Saturday, January 30, 2016

Go Code to Find GCD / HCF of Two or More Integers

In mathematics, the greatest common divisor (GCD) of two or more integers, when at least one of them is not zero, is the largest positive integer that divides the numbers without a remainder.
                                                                                                                                  --- src: Wikipedia

For example, the GCD of 20 and 25 is 5.

The GCD is also known as the: 
      • Greatest common factor (GCF), 
      • Highest common factor (HCF), 
      • Greatest common measure (GCM), 
      • Highest common divisor (HCD)

Prerequisites to understand the following code:
Code follows:

package main

import "fmt"

func main() {

 var n int
 var num int
 var result int

 fmt.Println("How many integers GCD do you want to calculate?")
 fmt.Scanf("%d\n", &n)
 fmt.Println("Enter space separated integers:")
 numList := map[int]int{}

 for i := 1; i <= n; i++ {
  fmt.Scanf("%d", &num)
  numList[i] = num
 //This is the result for only 2 integers
 result = gcd(numList[1], numList[2])

 //for loop in case there're more than 2 ints
 for j := 3; j <= n; j++ {
  result = gcd(result, numList[j])

 fmt.Println("The GCD/HCF of given integers is: ", result)

//Func to implement Euclid Algo
func gcd(x, y int) int {
 for y != 0 {
  x, y = y, x%y
 return x


Play with the above code

Please share your feedback for improvement of this code.

Monday, January 25, 2016

Check if a String is Palindrome

The best way to learn a new computer language is by solving puzzles, games & code challenges. It's so much fun apart from the satisfaction you get once you crack them! Solving puzzles can push your language skills to the next level apart from improving your problem solving skills. From my experience I can tell you that in the beginning they're in fact a tough-nut-to-crack but once you persist enough to solve a few of them... it's kinda addictive! Start with the simple ones... and don't quit! 

For impatient learners who don't like preaching:

Play with the code and see the results in your browser - Once this page is open, click run and follow the instructions.

Another post that might interest you:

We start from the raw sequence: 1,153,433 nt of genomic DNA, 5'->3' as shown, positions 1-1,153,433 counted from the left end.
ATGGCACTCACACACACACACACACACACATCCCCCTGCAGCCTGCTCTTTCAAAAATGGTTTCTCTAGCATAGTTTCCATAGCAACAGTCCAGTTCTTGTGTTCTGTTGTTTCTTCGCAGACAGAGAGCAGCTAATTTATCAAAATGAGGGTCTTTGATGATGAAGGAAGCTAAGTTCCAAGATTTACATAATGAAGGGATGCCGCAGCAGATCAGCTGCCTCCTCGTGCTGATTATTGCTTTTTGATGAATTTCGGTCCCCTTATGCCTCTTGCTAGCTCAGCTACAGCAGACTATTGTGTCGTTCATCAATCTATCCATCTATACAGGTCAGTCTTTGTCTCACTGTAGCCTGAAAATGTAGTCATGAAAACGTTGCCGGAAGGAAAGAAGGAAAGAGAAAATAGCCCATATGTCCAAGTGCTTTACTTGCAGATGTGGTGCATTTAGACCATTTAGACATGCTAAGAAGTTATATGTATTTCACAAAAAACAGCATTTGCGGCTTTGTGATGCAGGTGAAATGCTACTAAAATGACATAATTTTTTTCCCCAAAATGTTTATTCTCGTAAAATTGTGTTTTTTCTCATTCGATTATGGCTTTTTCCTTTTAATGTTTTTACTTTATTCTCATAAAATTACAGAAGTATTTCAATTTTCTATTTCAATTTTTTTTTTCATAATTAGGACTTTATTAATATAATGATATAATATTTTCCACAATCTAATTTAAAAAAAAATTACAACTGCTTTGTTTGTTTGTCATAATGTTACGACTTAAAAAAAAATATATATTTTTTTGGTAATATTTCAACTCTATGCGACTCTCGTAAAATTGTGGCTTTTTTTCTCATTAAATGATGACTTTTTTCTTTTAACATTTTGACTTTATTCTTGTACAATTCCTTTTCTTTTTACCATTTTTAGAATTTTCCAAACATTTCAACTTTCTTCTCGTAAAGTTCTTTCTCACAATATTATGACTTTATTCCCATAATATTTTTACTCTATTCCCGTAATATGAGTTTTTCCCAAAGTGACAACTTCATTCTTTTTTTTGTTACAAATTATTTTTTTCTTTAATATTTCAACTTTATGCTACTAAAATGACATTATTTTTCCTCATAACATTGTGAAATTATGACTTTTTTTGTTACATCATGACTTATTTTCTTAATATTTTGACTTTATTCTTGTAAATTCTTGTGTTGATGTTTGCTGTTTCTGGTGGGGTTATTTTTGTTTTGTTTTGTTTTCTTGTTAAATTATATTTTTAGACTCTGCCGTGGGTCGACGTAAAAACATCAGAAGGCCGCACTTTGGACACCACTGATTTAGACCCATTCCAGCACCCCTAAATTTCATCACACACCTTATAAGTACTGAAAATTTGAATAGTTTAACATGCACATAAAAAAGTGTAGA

Tip - Take loads of break while solving puzzles. Sometimes you might need to take a break for a whole day so that you can reset your thoughts into a different direction. Also, if you've solved a puzzle in a single sitting, it's not a puzzle in the first place :) 

In this post we'll see how to find if an input string is a palindrome or not using Golang.

What is a Palindrome?

A palindrome is a word, phrase, number, or other sequence of characters which reads the same backward or forward.

Examples of Palindrome
      • Madam
      • Civic
      • Noon
      • Refer
      • Rotor
      • Level
      • Malayalam
      • 1230321
Problem# 1

Enter a string and find out if the string is a Palindrome or not.

Solution# 1

package main

import (

func main() {

 var ip string
 fmt.Println("Enter string:")
 fmt.Scanf("%s\n", &ip)
 ip = strings.ToLower(ip)
//Function to test if the string entered is a Palindrome
func isP(s string) string { mid := len(s) / 2 last := len(s) - 1 for i := 0; i < mid; i++ { if s[i] != s[last-i] { return "NO. It's not a Palimdrome." } } return "YES! You've entered a Palindrome" }

Now let us build an advanced version of the problem where we can see a practical usage of Slices.

Problem# 2

Enter fixed number of strings, each in a new line, and find out if they are palindrome or not.

Solution# 2

To understand this solution you must have working knowledge of Slices in Go Programming.

package main

import (

func main() {
 var n int
 var ip string
 fmt.Println("How many strings you want to test?")
 fmt.Scanf("%d\n", &n)
 strSlice := make([]string, 0)
 for i := 0; i < n; i++ {

  fmt.Printf("Enter %d string\n", i+1)
  fmt.Scanf("%s\n", &ip)
  ip := strings.ToLower(ip)
  strSlice = append(strSlice, ip)
 for _, v := range strSlice {

//Function to test if the string entered is a Palindrome
func isP(s string) string {

 mid := len(s) / 2
 last := len(s) - 1
 for i := 0; i < mid; i++ {
  if s[i] != s[last-i] {
   return "NO. " + s + " is Not a Palindrome"
 return "YES. " + s + " is a Palindrome"

Output# 2

Play with the above code


If you find this interesting you can improve this code:

  1. To take care of the null/empty input strings.
  2. To return appropriate message if number of strings to test is entered zero.